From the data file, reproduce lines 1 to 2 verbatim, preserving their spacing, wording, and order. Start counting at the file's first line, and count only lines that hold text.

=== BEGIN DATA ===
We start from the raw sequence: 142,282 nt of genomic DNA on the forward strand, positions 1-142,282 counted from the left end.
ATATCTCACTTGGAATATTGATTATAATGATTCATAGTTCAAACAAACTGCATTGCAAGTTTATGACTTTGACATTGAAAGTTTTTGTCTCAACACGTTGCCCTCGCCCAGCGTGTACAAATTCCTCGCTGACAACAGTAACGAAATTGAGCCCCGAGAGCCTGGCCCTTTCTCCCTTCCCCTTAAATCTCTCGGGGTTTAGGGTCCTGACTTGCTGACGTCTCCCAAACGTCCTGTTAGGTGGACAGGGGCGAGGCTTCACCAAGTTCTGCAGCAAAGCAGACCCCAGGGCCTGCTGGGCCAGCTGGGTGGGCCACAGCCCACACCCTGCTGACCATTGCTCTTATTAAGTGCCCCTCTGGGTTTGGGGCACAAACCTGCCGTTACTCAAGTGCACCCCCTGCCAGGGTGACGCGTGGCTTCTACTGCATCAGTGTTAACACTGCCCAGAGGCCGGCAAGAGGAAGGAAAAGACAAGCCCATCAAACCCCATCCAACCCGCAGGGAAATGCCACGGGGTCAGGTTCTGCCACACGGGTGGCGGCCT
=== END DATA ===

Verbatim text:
We start from the raw sequence: 142,282 nt of genomic DNA on the forward strand, positions 1-142,282 counted from the left end.
ATATCTCACTTGGAATATTGATTATAATGATTCATAGTTCAAACAAACTGCATTGCAAGTTTATGACTTTGACATTGAAAGTTTTTGTCTCAACACGTTGCCCTCGCCCAGCGTGTACAAATTCCTCGCTGACAACAGTAACGAAATTGAGCCCCGAGAGCCTGGCCCTTTCTCCCTTCCCCTTAAATCTCTCGGGGTTTAGGGTCCTGACTTGCTGACGTCTCCCAAACGTCCTGTTAGGTGGACAGGGGCGAGGCTTCACCAAGTTCTGCAGCAAAGCAGACCCCAGGGCCTGCTGGGCCAGCTGGGTGGGCCACAGCCCACACCCTGCTGACCATTGCTCTTATTAAGTGCCCCTCTGGGTTTGGGGCACAAACCTGCCGTTACTCAAGTGCACCCCCTGCCAGGGTGACGCGTGGCTTCTACTGCATCAGTGTTAACACTGCCCAGAGGCCGGCAAGAGGAAGGAAAAGACAAGCCCATCAAACCCCATCCAACCCGCAGGGAAATGCCACGGGGTCAGGTTCTGCCACACGGGTGGCGGCCT